In fact, the point where clients experience frustration is when the cryptocurrency system comes up against traditional finance. If users change their crypto for fiat in an exchange it will take days to transfer their funds to a standard bank account. More savvy technologists, including companies like my own, are working to make this immediate and intuitive. The innovation is coming from outside traditional finance.
And once the options for spending cryptocurrency increase (something else those thousands of technologists are working on), the juxtapositions with the traditional financial world will decrease. A truly independent financial system will emerge.
Traditional finance must listen to the client expectations set by crypto, and crypto companies must listen to the expectations set by traditional finance. Only companies able to blend the two will succeed.
Remittances as an upcoming battleground
The remittances market is a good example of an upcoming battleground.
According to the World Bank half a trillion dollars was sent around the world in 2015 in remittances – the sending of wages earned in one country to family members in another country.
These payments take days and are frequently subject to enormous fees. Transfers between crypto wallets are so much quicker and cost-effective, particularly across borders, that more and more people will explore the alternative. Unless current companies radically improve their services it would not be a surprise to see this market taken over by cryptocurrency payments in the near future.
Traditional finance must embrace crypto… and quickly
There is no other viable option but to embrace crypto, and this is happening behind the scenes in many of our most established institutions. Bank of America reportedly holds more blockchain-related patents than any other company, even beating tech giant IBM.
Even Jamie Dimon, the CEO of JPM Morgan Chase, who last year called Bitcoin a “fraud” softened his position in a June interview to “buyers beware”.
More publicly, The Intercontinental Exchange (ICE) announced its collaboration with Microsoft and Starbucks on Bakkt, a platform which will initially trade Bitcoin. ICE’s futures exchange and clearing house plan to launch a 1-day physically delivered Bitcoin contract along with physical warehousing in November 2018. The companies plan that Bakkt will eventually “enable consumers and institutions to seamlessly buy, sell, store and spend digital assets.”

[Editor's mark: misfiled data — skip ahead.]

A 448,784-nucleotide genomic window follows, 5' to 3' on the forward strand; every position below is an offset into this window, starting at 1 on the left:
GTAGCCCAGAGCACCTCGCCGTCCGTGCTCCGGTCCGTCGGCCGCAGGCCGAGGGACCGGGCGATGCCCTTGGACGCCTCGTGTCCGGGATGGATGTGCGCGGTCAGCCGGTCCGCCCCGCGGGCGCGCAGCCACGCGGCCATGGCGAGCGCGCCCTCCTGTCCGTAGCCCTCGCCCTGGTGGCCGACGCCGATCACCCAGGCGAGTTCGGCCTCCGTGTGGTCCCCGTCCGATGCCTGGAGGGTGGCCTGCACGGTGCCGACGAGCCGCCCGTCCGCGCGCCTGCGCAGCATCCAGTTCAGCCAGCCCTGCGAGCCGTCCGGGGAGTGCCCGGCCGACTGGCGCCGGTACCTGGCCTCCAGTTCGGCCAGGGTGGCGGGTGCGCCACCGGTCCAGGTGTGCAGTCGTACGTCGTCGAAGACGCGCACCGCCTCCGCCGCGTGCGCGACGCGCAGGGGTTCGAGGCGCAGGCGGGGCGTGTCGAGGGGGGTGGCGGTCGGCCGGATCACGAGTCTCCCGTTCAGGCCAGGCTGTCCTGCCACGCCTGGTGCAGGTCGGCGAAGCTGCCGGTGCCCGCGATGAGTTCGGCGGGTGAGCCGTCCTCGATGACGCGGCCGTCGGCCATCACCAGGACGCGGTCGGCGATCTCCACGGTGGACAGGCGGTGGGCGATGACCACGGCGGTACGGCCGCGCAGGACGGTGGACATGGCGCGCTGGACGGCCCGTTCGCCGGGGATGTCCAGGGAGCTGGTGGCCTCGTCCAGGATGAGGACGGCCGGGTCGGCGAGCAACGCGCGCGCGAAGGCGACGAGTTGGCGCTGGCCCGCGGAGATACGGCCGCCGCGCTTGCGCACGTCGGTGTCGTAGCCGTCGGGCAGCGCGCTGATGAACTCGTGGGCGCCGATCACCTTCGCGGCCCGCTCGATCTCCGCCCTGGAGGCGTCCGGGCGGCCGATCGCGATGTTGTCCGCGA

However, traditional finance may need to move quickly if it is not to lose this opportunity altogether. A recent report by analyst house Sanford C. Bernstein & Co. outlined the huge potential for greater Wall Street involvement in the crypto sphere.
Cryptocurrency exchanges are expected to bring in revenues exceeding $4 billion this year, and are many times more profitable than any other kind of asset exchange. The report says that “as the crypto-asset class seasons and institutional demand builds, there are a plethora of opportunities for traditional firms.” Those firms can offer custodial services, market making, or asset management within the sector.
However, the report also strikes a warning. If traditional financial firms do not move quickly, they risk losing the market entirely. The trading platform Coinbase is estimated to have around half of the transaction revenue pool. If financial firms do not move quickly, Coinbase may soon have an “unassailable competitive position.”
Is crypto ready to take over finance? Not yet. But has it proven itself capable of massively disrupting the industry? Absolutely. Traditional financial firms will have to adapt to this new technology. They must plan to embrace crypto before it’s too late. If not, your bank, broker or investment firm may go the way of your CDs, video rental and bricks-and-mortar bookshop: solid businesses made obsolete by the increasing power of the Internet.